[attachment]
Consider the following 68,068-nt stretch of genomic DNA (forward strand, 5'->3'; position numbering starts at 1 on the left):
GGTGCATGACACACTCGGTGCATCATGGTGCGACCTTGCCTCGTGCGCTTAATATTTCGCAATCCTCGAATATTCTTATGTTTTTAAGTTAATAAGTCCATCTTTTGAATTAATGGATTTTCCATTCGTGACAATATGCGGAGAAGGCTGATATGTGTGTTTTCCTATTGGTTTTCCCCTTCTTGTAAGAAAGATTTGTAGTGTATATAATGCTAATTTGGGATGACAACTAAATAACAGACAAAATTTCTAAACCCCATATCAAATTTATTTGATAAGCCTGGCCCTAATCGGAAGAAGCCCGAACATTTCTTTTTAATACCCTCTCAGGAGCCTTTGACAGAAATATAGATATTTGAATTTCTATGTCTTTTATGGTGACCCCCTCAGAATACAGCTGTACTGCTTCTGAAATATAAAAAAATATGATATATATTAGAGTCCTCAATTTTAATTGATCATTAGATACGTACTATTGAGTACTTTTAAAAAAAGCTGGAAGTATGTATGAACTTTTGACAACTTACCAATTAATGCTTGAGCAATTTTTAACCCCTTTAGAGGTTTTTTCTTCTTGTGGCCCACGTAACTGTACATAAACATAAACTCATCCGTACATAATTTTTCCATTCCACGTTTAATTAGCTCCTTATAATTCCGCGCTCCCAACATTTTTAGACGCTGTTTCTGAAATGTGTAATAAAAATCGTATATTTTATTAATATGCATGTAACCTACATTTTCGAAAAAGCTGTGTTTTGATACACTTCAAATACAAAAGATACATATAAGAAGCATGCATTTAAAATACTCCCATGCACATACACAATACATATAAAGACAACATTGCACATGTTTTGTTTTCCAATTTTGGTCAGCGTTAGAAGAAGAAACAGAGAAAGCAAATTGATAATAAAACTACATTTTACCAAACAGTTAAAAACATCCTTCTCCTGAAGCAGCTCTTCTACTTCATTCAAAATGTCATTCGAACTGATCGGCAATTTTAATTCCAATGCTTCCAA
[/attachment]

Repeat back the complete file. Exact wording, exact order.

Consider the following 68,068-nt stretch of genomic DNA (forward strand, 5'->3'; position numbering starts at 1 on the left):
GGTGCATGACACACTCGGTGCATCATGGTGCGACCTTGCCTCGTGCGCTTAATATTTCGCAATCCTCGAATATTCTTATGTTTTTAAGTTAATAAGTCCATCTTTTGAATTAATGGATTTTCCATTCGTGACAATATGCGGAGAAGGCTGATATGTGTGTTTTCCTATTGGTTTTCCCCTTCTTGTAAGAAAGATTTGTAGTGTATATAATGCTAATTTGGGATGACAACTAAATAACAGACAAAATTTCTAAACCCCATATCAAATTTATTTGATAAGCCTGGCCCTAATCGGAAGAAGCCCGAACATTTCTTTTTAATACCCTCTCAGGAGCCTTTGACAGAAATATAGATATTTGAATTTCTATGTCTTTTATGGTGACCCCCTCAGAATACAGCTGTACTGCTTCTGAAATATAAAAAAATATGATATATATTAGAGTCCTCAATTTTAATTGATCATTAGATACGTACTATTGAGTACTTTTAAAAAAAGCTGGAAGTATGTATGAACTTTTGACAACTTACCAATTAATGCTTGAGCAATTTTTAACCCCTTTAGAGGTTTTTTCTTCTTGTGGCCCACGTAACTGTACATAAACATAAACTCATCCGTACATAATTTTTCCATTCCACGTTTAATTAGCTCCTTATAATTCCGCGCTCCCAACATTTTTAGACGCTGTTTCTGAAATGTGTAATAAAAATCGTATATTTTATTAATATGCATGTAACCTACATTTTCGAAAAAGCTGTGTTTTGATACACTTCAAATACAAAAGATACATATAAGAAGCATGCATTTAAAATACTCCCATGCACATACACAATACATATAAAGACAACATTGCACATGTTTTGTTTTCCAATTTTGGTCAGCGTTAGAAGAAGAAACAGAGAAAGCAAATTGATAATAAAACTACATTTTACCAAACAGTTAAAAACATCCTTCTCCTGAAGCAGCTCTTCTACTTCATTCAAAATGTCATTCGAACTGATCGGCAATTTTAATTCCAATGCTTCCAA